My son the Superhero.
Who, even as an adult doesn’t get a giggle from wearing a cape? A spark of excitement, fun and a whisper of childhood. Summers of scratched knees and almost being able to fly. Superhero’s and fairy tales.
Ironman, Green Arrow, Captain America, Superman, Spiderman, Thor (aesthetically Mummy’s favourite). These are very popular names in my household at the moment. They are the theme of the majority of our conversations, toy purchases and whose colourful faces are plastered on my son’s walls and socks.
Learning through imaginary and dramatic play has long been recognised as an important component of child development. It is also important to be responsive to children’s emerging interests. I have become an expert in Hot wheels, hero’s and Ben Ten.
Five reasons why Superhero play is good for children.
1.Either dressed up in outfits, or with action figures grasped in his hands my son acts out different roles. He copies a program he has seen from memory or comes up with his own little narrative. Socially it enables him to express emotions, be interactive and cooperative. Also, if there is a child in a hulk top at the park my shy son will talk to them about it…
2.Role play develops verbal and non-verbal communication, it involves a lot of talking, ‘save me mummy the Joker has stolen my cake and is holding it for ransomed.’ Children apply language, learn new vocabulary and participate in discussions. Being a hero offers a perfect opportunity to talk about right and wrong with your children. They do good things, be kind to others. They have awesome hair.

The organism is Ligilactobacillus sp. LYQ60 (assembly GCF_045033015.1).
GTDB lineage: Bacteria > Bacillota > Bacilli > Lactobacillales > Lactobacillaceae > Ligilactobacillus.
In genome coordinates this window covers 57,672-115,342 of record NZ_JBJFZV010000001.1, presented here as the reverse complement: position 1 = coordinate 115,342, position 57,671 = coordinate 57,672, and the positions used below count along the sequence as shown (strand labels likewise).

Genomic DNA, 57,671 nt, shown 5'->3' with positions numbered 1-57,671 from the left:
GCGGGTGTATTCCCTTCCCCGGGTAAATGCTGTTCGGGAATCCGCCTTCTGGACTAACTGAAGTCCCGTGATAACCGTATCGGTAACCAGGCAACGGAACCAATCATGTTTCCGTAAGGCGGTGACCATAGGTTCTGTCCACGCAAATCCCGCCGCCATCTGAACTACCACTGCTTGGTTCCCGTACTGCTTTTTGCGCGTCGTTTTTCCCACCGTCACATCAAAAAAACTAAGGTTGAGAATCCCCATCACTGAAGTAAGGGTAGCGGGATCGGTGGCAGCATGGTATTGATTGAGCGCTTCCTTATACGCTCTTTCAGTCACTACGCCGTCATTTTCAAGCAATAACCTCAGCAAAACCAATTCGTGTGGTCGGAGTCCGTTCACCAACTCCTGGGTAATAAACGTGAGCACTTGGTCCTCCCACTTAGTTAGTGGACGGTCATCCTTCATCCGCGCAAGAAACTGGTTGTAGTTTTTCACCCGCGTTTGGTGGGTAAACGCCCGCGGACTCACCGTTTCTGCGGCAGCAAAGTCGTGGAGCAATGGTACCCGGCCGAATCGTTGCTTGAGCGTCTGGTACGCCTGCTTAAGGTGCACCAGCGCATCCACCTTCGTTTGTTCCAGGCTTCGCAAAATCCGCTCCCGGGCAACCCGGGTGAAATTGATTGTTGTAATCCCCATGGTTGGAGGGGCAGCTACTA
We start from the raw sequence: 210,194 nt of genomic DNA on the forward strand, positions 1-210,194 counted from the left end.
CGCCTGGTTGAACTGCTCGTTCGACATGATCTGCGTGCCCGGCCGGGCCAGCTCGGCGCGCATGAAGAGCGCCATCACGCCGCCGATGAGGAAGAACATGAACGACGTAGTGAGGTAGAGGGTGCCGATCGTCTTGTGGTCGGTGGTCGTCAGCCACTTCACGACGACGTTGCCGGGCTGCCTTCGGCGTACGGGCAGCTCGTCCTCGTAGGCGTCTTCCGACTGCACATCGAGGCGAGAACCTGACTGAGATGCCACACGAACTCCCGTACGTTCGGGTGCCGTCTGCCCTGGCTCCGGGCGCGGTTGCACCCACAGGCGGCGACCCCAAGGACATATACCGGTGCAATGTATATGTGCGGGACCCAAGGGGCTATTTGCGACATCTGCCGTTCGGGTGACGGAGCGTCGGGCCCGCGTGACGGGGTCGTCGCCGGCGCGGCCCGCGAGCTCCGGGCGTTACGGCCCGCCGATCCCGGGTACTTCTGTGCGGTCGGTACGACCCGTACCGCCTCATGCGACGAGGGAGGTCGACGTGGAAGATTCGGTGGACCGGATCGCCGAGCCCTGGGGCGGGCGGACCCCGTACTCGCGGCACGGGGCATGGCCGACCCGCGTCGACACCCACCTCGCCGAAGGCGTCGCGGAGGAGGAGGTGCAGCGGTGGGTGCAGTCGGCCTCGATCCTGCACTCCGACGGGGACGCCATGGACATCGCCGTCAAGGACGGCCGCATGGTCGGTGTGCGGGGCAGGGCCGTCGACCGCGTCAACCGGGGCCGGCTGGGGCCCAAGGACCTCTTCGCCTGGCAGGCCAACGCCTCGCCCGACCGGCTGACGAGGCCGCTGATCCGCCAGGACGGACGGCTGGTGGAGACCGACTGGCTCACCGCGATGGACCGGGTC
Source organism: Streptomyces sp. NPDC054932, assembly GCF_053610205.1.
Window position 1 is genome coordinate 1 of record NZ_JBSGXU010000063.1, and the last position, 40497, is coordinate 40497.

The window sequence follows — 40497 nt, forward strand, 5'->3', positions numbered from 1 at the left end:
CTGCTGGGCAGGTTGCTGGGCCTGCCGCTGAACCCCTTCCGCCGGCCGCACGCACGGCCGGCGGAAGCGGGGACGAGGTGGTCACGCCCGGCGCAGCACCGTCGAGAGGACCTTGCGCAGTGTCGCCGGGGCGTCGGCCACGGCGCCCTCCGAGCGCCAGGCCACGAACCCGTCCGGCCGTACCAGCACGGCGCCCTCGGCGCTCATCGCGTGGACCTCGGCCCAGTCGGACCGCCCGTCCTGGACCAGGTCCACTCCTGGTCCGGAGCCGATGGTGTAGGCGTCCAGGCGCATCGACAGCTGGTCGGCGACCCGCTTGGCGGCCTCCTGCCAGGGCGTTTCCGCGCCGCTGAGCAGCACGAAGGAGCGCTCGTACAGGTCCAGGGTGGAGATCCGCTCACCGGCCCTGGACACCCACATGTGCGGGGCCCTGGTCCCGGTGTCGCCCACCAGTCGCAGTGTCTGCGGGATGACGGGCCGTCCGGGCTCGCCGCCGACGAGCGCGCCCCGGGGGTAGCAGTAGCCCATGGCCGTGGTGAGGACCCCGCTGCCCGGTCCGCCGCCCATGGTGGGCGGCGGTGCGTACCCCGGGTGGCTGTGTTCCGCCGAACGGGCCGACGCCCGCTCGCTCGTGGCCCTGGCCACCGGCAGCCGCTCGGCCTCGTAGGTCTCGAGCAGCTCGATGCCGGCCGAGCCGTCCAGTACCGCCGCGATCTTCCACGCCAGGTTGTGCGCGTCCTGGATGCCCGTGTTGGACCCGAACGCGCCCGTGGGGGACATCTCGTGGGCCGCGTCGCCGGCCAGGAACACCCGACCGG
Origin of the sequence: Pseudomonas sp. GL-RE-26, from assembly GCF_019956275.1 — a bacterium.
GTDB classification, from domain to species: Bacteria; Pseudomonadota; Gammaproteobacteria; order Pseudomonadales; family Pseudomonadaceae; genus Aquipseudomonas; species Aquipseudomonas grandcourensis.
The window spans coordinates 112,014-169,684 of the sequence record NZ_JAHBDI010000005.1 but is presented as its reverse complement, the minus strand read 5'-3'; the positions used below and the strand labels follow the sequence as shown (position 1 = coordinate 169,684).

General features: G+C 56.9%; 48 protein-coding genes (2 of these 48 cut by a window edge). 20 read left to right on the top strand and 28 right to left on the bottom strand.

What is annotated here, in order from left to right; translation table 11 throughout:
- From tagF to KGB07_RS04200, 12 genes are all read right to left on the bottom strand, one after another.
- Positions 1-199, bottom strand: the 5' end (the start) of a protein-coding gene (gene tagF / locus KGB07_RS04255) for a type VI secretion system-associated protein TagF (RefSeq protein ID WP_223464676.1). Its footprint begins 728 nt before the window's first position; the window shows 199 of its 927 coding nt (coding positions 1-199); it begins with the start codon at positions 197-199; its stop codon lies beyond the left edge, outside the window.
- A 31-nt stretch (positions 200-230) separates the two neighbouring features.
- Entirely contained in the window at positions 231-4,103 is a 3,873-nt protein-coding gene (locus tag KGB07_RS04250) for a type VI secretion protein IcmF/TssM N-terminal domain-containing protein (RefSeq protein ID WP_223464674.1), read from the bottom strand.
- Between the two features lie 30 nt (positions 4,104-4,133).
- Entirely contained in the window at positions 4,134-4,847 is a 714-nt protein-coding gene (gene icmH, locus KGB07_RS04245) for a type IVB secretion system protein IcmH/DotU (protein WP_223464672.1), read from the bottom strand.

3.Superhero’s are fast and strong; being little is tough! You have to learn lots of new things and overcome obstacles…learning to read, climbing stairs, tying shoelaces…children can feel well, really little. They get worried tummy aches. Superhero’s can help children feel brave, build their self-esteem and empathy in understanding how other people think.
4.Finally, my son once he dons a cape is all about the chasing, capturing, jumping, rolling…Being spiderman in the garden lends to a child’s physical development, improving their fine motor skills and all this physical activity can help to release tensions increase wellbeing.
Superhero’s are not gender specific and I encourage my son takes interest in other things as little ones tend to become a bit obsessive.
We do not watch any film above a U however much he pleads.
I think superhero’s can get slack for the fact that they can become synonymous with rough and tumble, karate chops and accidently pulling off one of teddy’s ears. When you are five it’s all about actions and being loud; 12 boys in one class all ‘Batmaning’ it up means bumps will happen and at the age when boys have a first injection of testosterone things can get a bit destructive. Talk with children about stuntmen, about how in reality people can’t fly etc. Superhero’s like anyone else need boundaries. Fantasy, pretend play and wanting super powers are an important part of childhood. Get your cape on.
Interesting facts learnt from my son are that Superhero baddies MUST:
- Speak with a growly voice and own a cat.
- They cannot swim.
- Most should wear makeup. Their choice of colour is mummy’s deep red No7 lipstick.
- They are angry because their mummy made them go to bed too early when they were five.
- Should always loose and then say sorry and give the hero a sorry letter.
- The best baddie is the Joker but his little figurine needs to be hidden at night. He’s a mischief.
Enjoy flying, super speed, solving riddles and making witty quips all whilst wearing a mask and trying to plan what is for dinner.
Do you have Superhero crazy offspring? Are you Avengers mad, or do you think children should not be encouraged to play with Batman action figures? We would love to hear your opinions!